New EC rules on medicated feed included in planned regulatory changes

The European Commission (EC) has adopted proposals on veterinary medicinal products and medicated feed to improve the health and wellbeing of animals, to tackle antimicrobial resistance (AMR) in the EU and to foster innovation.

The move has already been welcomed by the National Office of Animal Health (NOAH), whose chief executive, Phil Sketchley, said his staff would be studying the details of the EC plan over the next few weeks and reviewing their potential impact.

In addition, the Veterinary Medicines Directorate (VMD) has called stakeholder workshops to examine the EC texts while the European animal health federation (IFAH-Europe) is committed to “working determinedly with the European institutions over the coming years to support the Commission’s vision for a more efficient regulatory system for veterinary medicines in Europe”.

The EC proposals on veterinary medicinal products are aimed at making “more medicines available in the EU to treat and prevent diseases in animals”.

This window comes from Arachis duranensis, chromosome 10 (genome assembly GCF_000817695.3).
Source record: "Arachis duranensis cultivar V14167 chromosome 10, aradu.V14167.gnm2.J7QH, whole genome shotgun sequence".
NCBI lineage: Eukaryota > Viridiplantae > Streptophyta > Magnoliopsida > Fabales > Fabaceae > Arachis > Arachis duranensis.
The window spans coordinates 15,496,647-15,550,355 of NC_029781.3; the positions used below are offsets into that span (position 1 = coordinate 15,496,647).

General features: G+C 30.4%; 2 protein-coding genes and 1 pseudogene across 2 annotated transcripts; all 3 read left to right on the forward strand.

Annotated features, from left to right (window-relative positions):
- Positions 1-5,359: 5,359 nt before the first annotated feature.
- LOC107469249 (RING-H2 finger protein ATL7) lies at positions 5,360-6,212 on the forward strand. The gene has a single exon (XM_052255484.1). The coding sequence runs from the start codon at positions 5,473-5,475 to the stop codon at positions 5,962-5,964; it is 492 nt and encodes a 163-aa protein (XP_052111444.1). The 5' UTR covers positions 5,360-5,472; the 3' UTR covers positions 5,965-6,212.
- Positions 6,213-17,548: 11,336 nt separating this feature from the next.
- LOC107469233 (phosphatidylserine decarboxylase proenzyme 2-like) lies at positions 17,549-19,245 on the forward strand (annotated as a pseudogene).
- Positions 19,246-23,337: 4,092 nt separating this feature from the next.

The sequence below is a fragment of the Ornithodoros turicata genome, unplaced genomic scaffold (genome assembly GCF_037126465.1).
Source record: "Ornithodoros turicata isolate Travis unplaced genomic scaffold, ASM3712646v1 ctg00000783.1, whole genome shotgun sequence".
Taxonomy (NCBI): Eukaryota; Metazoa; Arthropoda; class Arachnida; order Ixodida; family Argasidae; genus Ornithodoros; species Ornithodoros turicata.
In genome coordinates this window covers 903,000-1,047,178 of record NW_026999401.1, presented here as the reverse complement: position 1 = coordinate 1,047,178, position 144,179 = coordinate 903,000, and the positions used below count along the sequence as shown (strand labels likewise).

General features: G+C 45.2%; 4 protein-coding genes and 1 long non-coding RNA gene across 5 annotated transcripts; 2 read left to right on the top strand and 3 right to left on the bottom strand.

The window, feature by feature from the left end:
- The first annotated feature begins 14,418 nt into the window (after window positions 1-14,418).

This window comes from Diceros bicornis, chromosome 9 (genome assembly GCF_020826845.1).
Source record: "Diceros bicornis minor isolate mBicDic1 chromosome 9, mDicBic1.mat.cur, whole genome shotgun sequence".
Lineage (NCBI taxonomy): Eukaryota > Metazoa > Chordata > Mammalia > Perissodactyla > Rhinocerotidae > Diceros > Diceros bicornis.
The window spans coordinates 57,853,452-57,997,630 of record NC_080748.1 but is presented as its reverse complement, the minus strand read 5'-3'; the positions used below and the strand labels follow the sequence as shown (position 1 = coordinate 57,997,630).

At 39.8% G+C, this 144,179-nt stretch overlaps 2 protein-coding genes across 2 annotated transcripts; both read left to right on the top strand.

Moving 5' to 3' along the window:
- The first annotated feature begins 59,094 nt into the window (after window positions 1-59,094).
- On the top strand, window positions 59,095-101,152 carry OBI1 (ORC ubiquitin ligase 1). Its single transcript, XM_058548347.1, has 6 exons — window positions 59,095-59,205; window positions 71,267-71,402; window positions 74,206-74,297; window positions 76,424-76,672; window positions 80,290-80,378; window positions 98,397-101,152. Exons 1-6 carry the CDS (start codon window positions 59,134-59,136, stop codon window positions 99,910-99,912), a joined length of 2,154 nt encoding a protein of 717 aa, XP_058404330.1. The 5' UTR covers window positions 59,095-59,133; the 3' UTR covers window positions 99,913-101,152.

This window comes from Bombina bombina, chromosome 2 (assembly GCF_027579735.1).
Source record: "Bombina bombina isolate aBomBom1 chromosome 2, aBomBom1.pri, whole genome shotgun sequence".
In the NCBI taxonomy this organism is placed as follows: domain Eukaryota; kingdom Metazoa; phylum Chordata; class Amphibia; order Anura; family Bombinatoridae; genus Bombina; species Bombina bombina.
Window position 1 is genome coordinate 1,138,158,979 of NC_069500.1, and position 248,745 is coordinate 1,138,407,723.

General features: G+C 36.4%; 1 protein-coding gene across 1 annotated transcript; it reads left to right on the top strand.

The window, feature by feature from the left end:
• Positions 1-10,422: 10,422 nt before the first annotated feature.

The proposed modernisation of medicated feed legislation, meanwhile, is designed to “ensure the appropriate standard of product quality and safety in the EU, whilst simultaneously paving the way for better treatments for diseased animals”.

European Commissioner for Health, Tonio Borg, commented: “These proposals both have animal health and welfare at their heart. However, they also represent a major step forward for public health as they introduce measures that contribute towards combatting the growing threat of antimicrobial resistance (AMR), keeping antibiotics effective for people and animals alike.”

NOAH’s Phil Sketchley, commenting specifically on the planned revision of medicated feed legislation, added: “This is an important route for administering prescription medicines to animals. We will work to help ensure the legislation is capable of maintaining and strengthening this route.”

Currently, he continued, the manufacturers of veterinary medicines “struggle with a regulatory system with some serious flaws”. These include working within a highly segmented internal market and regulatory framework which is characterised by high product development and licence maintenance costs, all of which limits product availability, particularly in smaller markets and for minor species. He also said there was “insufficient protection of intellectual property” which stifled investment in innovation.

The new package will follow the EU’s normal legislative procedures, which means the final text will need to be negotiated and agreed on by the European Parliament and the European Council before bcoming law.

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